From Patrick Henry
Williamsburgh [Va.] Septr 5th 1777
Edmund Randolph Esqr. communicated to me that part of your last Letter to him, in which you are pleased to take Notice of your Ladys Reception at this place.1 I beg you to be assured that every Expression of Regard, falls short of that which I feel, & shall retain thro’ Life, for such distinguished Merit.
You are pleased also to observe that you have not recd any Answer from me to your two Favors of the 13th April & 17th May last. The latter has never been received. The former would have been answer’d, but really when I have considered the Extent Variety & Importance of the Things which occupy your Attention, I have been afraid of pestering you with Letters. The Scheme of embodying Volunteers was no more thought of after the Receipt of yours in which it appeared to be against your Wishes. In that, as in every military Measure I shall be solely guided by your Opinions.
Upon the Appearance of the British Fleet, about three thousand Militia were embody’d. They have Shewn great Alacrity. A third part of the Militia of P. William, Loudoun, Fairfax, Culpepper, Fauquier, Berkley, Dunmore & Frederick, is ordered to rendezvous at Frederick Town in Maryland & there to await your Orders.2 I have thought it of great Consequence to throw some Troops on the eastern Shore. But it ’tis rather disagreable to the Militia & for want of more Regulars two Companys only are gone there. Colo. N. Gist with seventeen Cherokees being here, chose also to go over & is gone.3
Altho a good peace is made with the Cherokees, yet our Southwestern Frontier is much harassed with Small partys of Indians. General Hand expects pretty warm Work about Pittsburgh.
Could any particular Assistance to you be render’d by Virginia at this Juncture, I should be made happy. Early Intelligence of the Enemy’s Motions may be of the highest Moment should they come down the Bay.
I beg Leave to assure you of that perfect Esteem & high Regard with which I have the Honour to be Sir yr most obedient & very humble Servant
1. This letter has not been identified.
2. Col. William Rumney of the Fairfax County militia wrote GW on 10 Sept. from Georgetown, Md.: “By orders from the Governor of Virginia I have marched at the head of two hundred and forty seven men, and expect the addition of fifty three, by the officers who are left to bring them on. We shall march according to order to Frederic Town, where we shall wait your Excellency’s orders for our further proceedings” (ALS, PHi: Gratz Collection). GW replied to Rumney on 14 Sept. from “Camp at Bucks Tavern 10 Miles from philadelphia”: “I . . . am happy to find, the Militia of Fairfax County have turned out with such readiness at this interesting period. Their conduct is truly laudable and has a claim to my thanks. As philadelphia is evidently the Object of General How’s expedition into Chesepeak Bay and he is now making a violent effort to possess himself of it, I think your Regiment should immediately proceed to Lancaster in pennsylvania from whence their aid can be more easily had, than if they remain at Frederick Town. The same line of conduct should be pursued by such Other Militia, as are now there, or may be assembling—which I wish you to communicate to their Commanding Officers. You will be pleased to advise me of your approach & that of any Other Troops to that post, that I may be enabled to give such further directions respecting your destination, as the situation of Affairs may require” (Df, in Robert Hanson Harrison’s writing, DLC:GW).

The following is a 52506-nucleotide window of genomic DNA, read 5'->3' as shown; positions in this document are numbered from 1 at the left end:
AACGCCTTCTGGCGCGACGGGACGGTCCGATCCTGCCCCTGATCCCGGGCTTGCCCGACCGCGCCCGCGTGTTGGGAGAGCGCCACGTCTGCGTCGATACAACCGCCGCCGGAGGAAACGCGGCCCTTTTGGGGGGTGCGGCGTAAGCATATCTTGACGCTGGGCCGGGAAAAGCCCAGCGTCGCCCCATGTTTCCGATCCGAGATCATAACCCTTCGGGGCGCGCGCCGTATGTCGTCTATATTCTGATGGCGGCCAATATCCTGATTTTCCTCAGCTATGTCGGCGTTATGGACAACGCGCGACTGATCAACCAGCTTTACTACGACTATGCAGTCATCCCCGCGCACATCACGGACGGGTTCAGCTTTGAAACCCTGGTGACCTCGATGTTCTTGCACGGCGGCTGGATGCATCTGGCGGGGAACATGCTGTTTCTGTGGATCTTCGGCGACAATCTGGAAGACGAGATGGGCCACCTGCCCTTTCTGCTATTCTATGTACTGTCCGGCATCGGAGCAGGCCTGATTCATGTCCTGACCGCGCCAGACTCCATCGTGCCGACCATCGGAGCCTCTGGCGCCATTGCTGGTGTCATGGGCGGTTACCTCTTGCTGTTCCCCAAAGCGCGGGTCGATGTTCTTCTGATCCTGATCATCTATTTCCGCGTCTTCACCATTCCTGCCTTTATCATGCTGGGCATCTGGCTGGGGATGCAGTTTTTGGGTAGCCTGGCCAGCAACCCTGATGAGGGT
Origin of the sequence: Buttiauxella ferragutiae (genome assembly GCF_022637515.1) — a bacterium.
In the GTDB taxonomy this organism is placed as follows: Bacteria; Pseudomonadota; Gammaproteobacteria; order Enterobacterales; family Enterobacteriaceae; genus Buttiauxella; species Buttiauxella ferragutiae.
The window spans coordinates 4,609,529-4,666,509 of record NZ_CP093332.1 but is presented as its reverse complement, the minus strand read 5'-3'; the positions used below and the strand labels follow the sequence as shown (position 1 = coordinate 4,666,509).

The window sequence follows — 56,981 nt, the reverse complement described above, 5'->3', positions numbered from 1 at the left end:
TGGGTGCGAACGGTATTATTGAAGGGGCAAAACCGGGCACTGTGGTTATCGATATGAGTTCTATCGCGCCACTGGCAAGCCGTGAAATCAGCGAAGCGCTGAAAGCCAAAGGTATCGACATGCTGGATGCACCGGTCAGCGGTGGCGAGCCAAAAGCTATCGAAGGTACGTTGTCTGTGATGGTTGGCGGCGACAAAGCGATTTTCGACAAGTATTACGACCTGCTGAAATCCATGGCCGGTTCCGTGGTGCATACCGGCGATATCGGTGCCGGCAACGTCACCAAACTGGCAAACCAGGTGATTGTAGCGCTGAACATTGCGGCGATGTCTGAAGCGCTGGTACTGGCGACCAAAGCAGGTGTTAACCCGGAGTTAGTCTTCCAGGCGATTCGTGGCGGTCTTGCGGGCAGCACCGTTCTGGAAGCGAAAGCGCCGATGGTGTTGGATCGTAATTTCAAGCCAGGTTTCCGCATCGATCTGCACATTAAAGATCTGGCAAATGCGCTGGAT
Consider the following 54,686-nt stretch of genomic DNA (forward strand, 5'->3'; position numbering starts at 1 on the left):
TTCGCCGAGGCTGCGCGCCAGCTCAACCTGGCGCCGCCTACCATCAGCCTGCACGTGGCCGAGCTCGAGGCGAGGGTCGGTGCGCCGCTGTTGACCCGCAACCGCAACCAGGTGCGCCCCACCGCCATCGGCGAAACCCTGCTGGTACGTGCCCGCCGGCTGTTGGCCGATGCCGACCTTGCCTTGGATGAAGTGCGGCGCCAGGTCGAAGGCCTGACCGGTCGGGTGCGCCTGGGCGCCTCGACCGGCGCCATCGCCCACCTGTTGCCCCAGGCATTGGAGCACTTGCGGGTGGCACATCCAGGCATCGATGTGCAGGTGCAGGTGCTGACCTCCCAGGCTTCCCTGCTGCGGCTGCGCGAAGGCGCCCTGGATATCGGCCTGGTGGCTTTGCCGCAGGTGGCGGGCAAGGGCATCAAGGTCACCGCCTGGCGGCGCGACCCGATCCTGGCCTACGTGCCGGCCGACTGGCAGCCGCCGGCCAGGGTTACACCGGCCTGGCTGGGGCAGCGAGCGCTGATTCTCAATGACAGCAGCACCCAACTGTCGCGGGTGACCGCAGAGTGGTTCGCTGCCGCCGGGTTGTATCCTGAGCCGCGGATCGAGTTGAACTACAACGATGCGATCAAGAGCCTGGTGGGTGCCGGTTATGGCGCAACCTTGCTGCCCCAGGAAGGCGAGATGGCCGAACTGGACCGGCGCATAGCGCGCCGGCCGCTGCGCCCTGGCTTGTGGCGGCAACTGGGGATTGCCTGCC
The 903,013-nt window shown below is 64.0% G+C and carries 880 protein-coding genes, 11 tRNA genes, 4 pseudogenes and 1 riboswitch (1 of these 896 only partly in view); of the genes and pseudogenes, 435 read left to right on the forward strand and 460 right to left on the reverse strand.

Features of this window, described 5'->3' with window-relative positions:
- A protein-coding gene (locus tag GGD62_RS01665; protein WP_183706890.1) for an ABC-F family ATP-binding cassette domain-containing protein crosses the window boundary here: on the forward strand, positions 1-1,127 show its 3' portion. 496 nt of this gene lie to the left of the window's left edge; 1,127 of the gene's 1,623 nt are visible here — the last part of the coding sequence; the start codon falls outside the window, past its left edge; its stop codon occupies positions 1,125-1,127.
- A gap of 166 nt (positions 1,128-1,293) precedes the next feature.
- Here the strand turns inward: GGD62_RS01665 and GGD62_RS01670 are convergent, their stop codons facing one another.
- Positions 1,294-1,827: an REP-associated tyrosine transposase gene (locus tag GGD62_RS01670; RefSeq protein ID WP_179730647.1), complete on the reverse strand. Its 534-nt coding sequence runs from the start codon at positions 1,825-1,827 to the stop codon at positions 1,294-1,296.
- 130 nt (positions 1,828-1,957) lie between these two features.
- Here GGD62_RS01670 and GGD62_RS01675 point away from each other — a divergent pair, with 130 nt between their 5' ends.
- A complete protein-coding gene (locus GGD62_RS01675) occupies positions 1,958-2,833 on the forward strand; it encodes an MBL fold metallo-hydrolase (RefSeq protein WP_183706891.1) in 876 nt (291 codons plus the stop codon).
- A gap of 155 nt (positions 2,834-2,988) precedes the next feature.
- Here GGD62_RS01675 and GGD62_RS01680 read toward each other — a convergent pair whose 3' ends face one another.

Lt. Col. James Barbour of the Culpeper County militia wrote GW on 16 Sept. from Frederick, Md.: “By Orders from Governour Henry of Virginia I arrived here last night with about 500 brave men of the Culpeper Militia we are badly Arm’d not more than 160 guns fit for Service & not more than 20 of the men have had the Small Pox the men are in high Spirits & nothing discourages them but the want of Arms & the Small Pox I am Orderd by our Governour to wait here for your Orders which youl please to send by the Bearer Capt. Richd Waugh which shall be Punctually Complyed with” (ALS, PHi: Gratz Collection).
3. On 1 Sept. Henry had ordered the 1st Virginia State Regiment commanded by Col. George Gibson to “Join General Washington as early as possible” (DLC:GW). Gibson wrote GW on 10 Sept. from Alexandria, Va., enclosing a copy of his marching orders: “I flatter myself I shall be made happy by receiving from Your Excellency the orders respecting the rout I am to pursue as I am certain the Regimt I have the Honor to command will (by return of the Bearer) be in condition to carry into Execution any Orders they may be Honor’d with from Your Excelly” (ALS, DLC:GW). Robert Hanson Harrison replied to Gibson on 14 Sept. from “Camp at the Buck Tavern on Lancaster Road”: “His Excellency received to day your Letter of the 10th, and I have it in command to inform you, that you are to proceed immediately with your Regiment by the most expeditious route to Join his Army. Our Affairs at this time are in a situation truly interesting, and his Excellency has no doubt but your Regiment will give him the earliest aid in their power—At the same time he does not wish you to proceed with more expedition than will be agreable to the health of the Troops” (DLC:GW).